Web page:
At present, the Employees Provident Fund (EPF) receives public pension contributions and invests the money. Some of that investment is in sharia-compliant areas such as sukuk and halal stocks, but contributors have limited scope to ensure the money is being used that way. A maximum 20 percent of savings can be placed through the EPF into a single mutual fund.
The scheme's governing body which will oversee how the fund managers operate, the Private Pension Administrator (PPA), was officially launched last week.
"PRS will contribute towards the growth of Islamic fund products," Zakie Ahmad Shariff, board member of the PPA and chief executive of the Federation of Investment Managers Malaysia, told Reuters.
The initial rollout of 30 PRS products will include six Islamic funds, he added.
"Early adopters will have much to gain - especially for the Islamic players," said Mahadzir Ahmad, a wealth management consultant and an instructor at the Financial Planning Association of Malaysia.
As of March 31 the EPF managed assets worth 488.5 billion ringgit ($154 billion), according to company data. That is larger than the 435.36 billion ringgit of assets under management in Malaysia's entire fund management industry, according to securities commission data.
At least partly because of PRS, Malaysia's private pension industry is expected to grow to 73 billion ringgit by 2020 from effectively zero now, according to a report by the government's Economic Transformation Programme. The securities commission has a more modest but still sizeable estimate; in April last year, it said: "Over the next ten years, it is projected that assets under management in the private retirement scheme industry will grow to 30.9 billion ringgit."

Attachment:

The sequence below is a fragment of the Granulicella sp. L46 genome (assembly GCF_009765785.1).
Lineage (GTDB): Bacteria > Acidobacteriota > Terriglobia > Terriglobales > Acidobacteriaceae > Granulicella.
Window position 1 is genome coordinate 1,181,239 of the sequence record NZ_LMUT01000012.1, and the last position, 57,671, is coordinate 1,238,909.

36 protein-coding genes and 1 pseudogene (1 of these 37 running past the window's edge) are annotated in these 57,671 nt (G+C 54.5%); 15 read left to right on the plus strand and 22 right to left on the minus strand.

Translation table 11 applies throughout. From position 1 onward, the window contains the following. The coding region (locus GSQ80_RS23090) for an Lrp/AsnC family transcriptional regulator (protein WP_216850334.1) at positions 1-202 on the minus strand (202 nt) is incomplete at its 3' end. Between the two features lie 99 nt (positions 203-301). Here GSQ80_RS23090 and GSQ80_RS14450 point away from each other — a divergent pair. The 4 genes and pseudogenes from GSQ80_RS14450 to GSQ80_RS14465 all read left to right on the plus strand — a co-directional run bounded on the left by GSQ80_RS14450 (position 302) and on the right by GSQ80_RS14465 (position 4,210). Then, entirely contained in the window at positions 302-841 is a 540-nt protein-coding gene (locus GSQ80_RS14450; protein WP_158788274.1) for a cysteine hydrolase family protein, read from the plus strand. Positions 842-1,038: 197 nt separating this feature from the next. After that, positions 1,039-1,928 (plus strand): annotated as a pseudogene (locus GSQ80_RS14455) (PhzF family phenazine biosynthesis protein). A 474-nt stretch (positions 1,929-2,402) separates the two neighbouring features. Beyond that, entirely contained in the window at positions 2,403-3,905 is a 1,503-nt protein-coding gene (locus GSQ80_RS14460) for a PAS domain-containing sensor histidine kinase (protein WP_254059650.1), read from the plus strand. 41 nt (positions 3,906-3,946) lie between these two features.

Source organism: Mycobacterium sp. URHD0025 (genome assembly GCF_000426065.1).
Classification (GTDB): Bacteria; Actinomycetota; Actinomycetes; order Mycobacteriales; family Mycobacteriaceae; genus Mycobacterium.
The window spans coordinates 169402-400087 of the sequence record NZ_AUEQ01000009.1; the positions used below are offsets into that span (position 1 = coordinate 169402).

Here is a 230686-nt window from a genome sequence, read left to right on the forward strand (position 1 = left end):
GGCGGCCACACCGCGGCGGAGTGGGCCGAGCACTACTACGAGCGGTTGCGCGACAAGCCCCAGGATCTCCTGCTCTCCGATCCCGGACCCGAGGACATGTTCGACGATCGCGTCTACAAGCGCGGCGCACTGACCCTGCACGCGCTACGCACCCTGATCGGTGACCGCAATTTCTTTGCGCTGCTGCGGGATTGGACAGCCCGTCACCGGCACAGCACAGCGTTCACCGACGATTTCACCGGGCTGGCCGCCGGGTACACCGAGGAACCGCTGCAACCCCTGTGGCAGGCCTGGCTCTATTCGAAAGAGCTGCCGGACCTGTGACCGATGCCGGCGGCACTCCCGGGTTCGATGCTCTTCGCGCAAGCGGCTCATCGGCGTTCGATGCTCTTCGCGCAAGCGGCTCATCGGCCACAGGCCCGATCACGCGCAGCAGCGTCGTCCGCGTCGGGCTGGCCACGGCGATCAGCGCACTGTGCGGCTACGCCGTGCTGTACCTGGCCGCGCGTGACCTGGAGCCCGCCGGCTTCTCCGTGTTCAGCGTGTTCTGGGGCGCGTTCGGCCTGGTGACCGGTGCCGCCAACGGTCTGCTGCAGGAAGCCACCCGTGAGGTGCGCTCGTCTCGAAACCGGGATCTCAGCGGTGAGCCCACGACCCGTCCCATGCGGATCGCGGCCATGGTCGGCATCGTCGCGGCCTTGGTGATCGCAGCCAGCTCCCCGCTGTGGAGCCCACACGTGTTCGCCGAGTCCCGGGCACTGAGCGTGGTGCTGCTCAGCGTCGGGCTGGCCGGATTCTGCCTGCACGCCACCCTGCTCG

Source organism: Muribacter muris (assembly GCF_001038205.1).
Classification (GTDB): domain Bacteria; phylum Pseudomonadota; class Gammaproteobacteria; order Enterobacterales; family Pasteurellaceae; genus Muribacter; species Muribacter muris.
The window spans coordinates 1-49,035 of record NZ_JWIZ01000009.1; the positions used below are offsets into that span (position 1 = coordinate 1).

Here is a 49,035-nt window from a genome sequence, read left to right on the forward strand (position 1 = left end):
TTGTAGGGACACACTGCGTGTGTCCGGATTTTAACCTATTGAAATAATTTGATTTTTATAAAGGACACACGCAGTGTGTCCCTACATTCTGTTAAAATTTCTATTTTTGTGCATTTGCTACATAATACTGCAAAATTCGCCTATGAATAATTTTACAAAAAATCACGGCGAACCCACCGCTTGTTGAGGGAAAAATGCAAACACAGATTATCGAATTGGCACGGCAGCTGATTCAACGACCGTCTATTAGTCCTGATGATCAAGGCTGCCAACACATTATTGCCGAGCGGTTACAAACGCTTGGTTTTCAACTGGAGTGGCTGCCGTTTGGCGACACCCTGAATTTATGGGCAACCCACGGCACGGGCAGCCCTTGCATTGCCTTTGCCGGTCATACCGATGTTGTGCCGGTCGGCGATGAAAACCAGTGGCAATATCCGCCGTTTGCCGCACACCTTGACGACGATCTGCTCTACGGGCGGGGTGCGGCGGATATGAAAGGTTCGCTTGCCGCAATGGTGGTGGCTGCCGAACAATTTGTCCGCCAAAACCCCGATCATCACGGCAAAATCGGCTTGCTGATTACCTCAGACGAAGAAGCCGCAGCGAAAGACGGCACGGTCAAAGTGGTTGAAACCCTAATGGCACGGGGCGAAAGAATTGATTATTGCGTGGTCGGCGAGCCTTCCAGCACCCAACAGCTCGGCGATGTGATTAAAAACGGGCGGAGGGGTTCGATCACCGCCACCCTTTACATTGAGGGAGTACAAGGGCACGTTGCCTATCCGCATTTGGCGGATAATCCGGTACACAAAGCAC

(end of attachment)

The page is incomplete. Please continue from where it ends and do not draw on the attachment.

Sharia-compliant funds have on average held 10.6 percent of total assets under management in Malaysian retail products over the last two years, according to Reuters calculations based on securities commission data.
If this ratio is maintained under the PRS scheme, Islamic funds could theoretically see inflows of 3.3 billion to 7.7 billion ringgit.
All eight of the approved PRS fund managers already have sharia-compliant retail products. They include some of the country's most established firms such as CIMB-Principal, AmInvestment and Public Mutual.
Firms will begin offering conventional products first but sharia-compliant products will soon follow, said Nancy Chow, director of marketing and strategic product development at AmIslamic Funds Management. AmInvestment plans to have an Islamic PRS, she said.
Hwang Investment Management will include sharia-compliant products in its PRS range, Steve Lim, chief product officer at Hwang Investment Management, said in a statement. "We foresee our investment in PRS to break even after three years."
Under PRS, fund managers will be required to offer a minimum of three "core" products catering to different investor risk profiles. A maximum of seven products can be launched under the scheme by a single PRS provider, but if it intends to offer both conventional and sharia-compliant options, it can offer up to 10, according to securities commission guidelines.
This could encourage fund managers to launch Islamic products to maximise their access to PRS money. The initial products will be available from September, the securities commission said.
Guidelines also allow for the outsourcing of the fund management function, which could open the door for boutique firms to tap into the sector without the need for established sales channels.
In order to encourage take-up in the PRS scheme, the government is offering incentives such as personal tax relief, tax deductions for employers on their contributions to the scheme, and tax exemption on income received by PRS fund management firms.
Some details of how the PRS scheme will work, and whether it will impact Malaysia's current retirement age of 55 years, are not clear, Ahmad said. "These details are not forthcoming yet."
The personal tax relief of up to 3,000 ringgit may need to be increased to make it enticing to higher income earners, he added. Without a significant tax benefit, "the take-up might not be as great."